If you want your social media efforts to produce more results, keep these three reasons in mind when posting material on your social media accounts. Give your readers:

  1. Sneak peaks into upcoming projects.
  2. Additional information on your book’s topics to enrich your readers’ lives.
  3. Special offers—discounts on current books and on new releases.
  4. The chance to interact with you by answering questions or giving feedback on ideas.

Social media is a place for people to stay on top of news and express their opinions. Give your fans what they are looking for and they will remain loyal and recommend you to others as well.

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Photo courtesy of Gilles Lambert

Connecting with Readers

Every author wants to make a difference. You want your book to encourage, inspire, or delight your readers.

The only way to know if your book is making the difference you want is to actually hear from your readers.

I love hearing from readers how my books have made a difference in their lives. Recently, a parent sent my husband and I a picture of their child reading one of our books. It is clear in the photo that the little girl is enjoying the book.

bbbb-child-3My husband and I produced Baby Bible Board Books with the hope that they would do the following:

  1. Be just the right size for little hands to hold by themselves to inspire a love for books and reading.
  2. Introduce little ones to Jesus and help them develop a connection with him.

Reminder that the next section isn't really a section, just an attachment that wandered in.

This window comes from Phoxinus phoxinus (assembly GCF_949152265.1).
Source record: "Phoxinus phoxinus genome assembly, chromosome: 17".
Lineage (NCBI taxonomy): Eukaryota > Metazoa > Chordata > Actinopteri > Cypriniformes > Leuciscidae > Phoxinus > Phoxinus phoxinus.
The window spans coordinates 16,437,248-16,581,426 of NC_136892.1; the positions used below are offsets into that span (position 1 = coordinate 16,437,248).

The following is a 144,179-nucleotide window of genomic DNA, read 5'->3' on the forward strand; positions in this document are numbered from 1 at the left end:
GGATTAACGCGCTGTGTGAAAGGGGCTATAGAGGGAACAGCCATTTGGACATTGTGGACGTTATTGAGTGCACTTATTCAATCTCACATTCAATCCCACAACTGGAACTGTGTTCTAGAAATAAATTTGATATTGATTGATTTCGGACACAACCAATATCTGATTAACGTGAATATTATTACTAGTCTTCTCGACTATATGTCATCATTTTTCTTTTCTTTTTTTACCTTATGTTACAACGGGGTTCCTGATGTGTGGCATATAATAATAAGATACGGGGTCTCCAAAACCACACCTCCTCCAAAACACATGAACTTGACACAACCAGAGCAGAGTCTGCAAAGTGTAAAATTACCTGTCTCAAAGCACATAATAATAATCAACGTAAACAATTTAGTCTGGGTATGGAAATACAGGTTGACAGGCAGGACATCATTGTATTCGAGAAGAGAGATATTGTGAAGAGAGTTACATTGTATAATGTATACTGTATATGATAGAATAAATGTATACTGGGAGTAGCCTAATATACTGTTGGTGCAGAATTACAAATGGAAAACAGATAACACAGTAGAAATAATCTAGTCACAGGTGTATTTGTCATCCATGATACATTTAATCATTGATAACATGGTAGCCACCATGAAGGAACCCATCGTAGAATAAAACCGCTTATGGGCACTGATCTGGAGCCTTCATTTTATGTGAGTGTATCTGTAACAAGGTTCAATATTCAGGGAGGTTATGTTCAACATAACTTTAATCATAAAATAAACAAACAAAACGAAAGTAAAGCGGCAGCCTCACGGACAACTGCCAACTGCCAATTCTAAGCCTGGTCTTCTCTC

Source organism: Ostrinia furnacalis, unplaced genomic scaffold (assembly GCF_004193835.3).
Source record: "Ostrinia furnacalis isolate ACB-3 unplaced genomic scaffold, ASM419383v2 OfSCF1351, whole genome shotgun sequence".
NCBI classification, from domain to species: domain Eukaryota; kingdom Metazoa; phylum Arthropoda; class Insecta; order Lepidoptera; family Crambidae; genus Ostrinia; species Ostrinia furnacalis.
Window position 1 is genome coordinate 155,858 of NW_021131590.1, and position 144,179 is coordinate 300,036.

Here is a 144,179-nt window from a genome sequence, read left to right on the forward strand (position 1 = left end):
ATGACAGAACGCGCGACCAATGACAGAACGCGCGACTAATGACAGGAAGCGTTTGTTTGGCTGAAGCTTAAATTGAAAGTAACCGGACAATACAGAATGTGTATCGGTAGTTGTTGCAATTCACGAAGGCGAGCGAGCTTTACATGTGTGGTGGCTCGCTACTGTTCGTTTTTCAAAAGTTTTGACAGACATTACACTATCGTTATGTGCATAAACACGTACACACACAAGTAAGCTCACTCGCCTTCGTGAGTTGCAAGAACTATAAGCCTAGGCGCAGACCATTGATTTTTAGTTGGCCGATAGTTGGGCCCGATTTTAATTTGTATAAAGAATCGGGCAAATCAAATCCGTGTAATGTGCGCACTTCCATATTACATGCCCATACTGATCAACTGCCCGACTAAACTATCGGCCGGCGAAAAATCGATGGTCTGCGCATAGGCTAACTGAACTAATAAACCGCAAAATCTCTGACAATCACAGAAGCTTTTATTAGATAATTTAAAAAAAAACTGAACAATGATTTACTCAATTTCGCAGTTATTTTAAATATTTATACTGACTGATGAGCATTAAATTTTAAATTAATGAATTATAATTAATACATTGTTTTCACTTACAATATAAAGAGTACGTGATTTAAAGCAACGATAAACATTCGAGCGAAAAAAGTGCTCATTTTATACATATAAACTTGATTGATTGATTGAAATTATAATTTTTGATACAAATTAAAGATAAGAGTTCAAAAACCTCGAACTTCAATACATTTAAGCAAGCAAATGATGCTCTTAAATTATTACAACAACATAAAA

When we receive feedback from readers—like this photo—we know that all the effort, time, and money we poured into the project was worth it.

Are you hearing from your readers? I certainly hope so. If not, consider the following ideas to help your readers connect with you:

1. Ask your readers to contact you in your book.
You can put an invitation in your author bio for readers to connect with you and let you know their thoughts about your book.

2. Invite your readers to connect with you on your website.
Include an appeal to your readers right on your website encouraging them to let you know how they liked or benefited from your book.

3. Include a call to action for readers to give you feedback in your emails and social media posts.
If you are active on social media, or if you use a regular email newsletter to connect with your audience, use some of this space to invite your readers to connect with you on a personal level.

Reviews are great and help you sell books. Sometimes just hearing personally from readers about how your book touched them or changed their lives is just the motivation you need to continue your call to write and produce books for the Glory of God.